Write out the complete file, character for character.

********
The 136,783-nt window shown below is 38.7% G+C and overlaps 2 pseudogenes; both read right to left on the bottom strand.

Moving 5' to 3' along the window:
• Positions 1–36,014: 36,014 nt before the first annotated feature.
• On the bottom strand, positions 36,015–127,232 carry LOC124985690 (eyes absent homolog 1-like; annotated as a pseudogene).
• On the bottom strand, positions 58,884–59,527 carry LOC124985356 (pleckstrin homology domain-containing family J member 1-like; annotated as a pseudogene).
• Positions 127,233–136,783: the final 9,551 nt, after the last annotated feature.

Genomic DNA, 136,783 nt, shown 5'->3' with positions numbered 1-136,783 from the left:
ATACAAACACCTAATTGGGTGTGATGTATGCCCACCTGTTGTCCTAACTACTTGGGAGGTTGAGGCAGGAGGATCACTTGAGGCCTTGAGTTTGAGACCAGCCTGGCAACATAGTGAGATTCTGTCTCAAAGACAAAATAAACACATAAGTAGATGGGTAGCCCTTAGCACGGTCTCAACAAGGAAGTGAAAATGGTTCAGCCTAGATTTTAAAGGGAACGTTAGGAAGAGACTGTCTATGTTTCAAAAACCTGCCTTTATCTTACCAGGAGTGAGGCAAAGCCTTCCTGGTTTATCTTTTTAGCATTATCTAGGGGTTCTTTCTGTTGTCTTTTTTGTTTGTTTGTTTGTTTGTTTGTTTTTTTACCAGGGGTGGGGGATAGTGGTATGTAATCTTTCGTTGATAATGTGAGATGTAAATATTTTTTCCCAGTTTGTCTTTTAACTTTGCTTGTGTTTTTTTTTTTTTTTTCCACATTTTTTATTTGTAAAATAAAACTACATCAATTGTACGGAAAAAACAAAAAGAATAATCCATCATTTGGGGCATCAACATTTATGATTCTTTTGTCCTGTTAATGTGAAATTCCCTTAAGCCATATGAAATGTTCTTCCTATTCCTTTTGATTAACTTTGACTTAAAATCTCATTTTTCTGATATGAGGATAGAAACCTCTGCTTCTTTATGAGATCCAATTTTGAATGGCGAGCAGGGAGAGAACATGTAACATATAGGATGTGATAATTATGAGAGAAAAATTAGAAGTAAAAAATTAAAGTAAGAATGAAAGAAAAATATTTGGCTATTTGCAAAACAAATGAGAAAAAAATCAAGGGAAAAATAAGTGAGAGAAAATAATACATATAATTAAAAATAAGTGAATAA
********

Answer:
The 136,783-nt window shown below is 38.7% G+C and overlaps 2 pseudogenes; both read right to left on the bottom strand.

Moving 5' to 3' along the window:
• Positions 1–36,014: 36,014 nt before the first annotated feature.
• On the bottom strand, positions 36,015–127,232 carry LOC124985690 (eyes absent homolog 1-like; annotated as a pseudogene).
• On the bottom strand, positions 58,884–59,527 carry LOC124985356 (pleckstrin homology domain-containing family J member 1-like; annotated as a pseudogene).
• Positions 127,233–136,783: the final 9,551 nt, after the last annotated feature.

Genomic DNA, 136,783 nt, shown 5'->3' with positions numbered 1-136,783 from the left:
ATACAAACACCTAATTGGGTGTGATGTATGCCCACCTGTTGTCCTAACTACTTGGGAGGTTGAGGCAGGAGGATCACTTGAGGCCTTGAGTTTGAGACCAGCCTGGCAACATAGTGAGATTCTGTCTCAAAGACAAAATAAACACATAAGTAGATGGGTAGCCCTTAGCACGGTCTCAACAAGGAAGTGAAAATGGTTCAGCCTAGATTTTAAAGGGAACGTTAGGAAGAGACTGTCTATGTTTCAAAAACCTGCCTTTATCTTACCAGGAGTGAGGCAAAGCCTTCCTGGTTTATCTTTTTAGCATTATCTAGGGGTTCTTTCTGTTGTCTTTTTTGTTTGTTTGTTTGTTTGTTTGTTTTTTTACCAGGGGTGGGGGATAGTGGTATGTAATCTTTCGTTGATAATGTGAGATGTAAATATTTTTTCCCAGTTTGTCTTTTAACTTTGCTTGTGTTTTTTTTTTTTTTTTCCACATTTTTTATTTGTAAAATAAAACTACATCAATTGTACGGAAAAAACAAAAAGAATAATCCATCATTTGGGGCATCAACATTTATGATTCTTTTGTCCTGTTAATGTGAAATTCCCTTAAGCCATATGAAATGTTCTTCCTATTCCTTTTGATTAACTTTGACTTAAAATCTCATTTTTCTGATATGAGGATAGAAACCTCTGCTTCTTTATGAGATCCAATTTTGAATGGCGAGCAGGGAGAGAACATGTAACATATAGGATGTGATAATTATGAGAGAAAAATTAGAAGTAAAAAATTAAAGTAAGAATGAAAGAAAAATATTTGGCTATTTGCAAAACAAATGAGAAAAAAATCAAGGGAAAAATAAGTGAGAGAAAATAATACATATAATTAAAAATAAGTGAATAA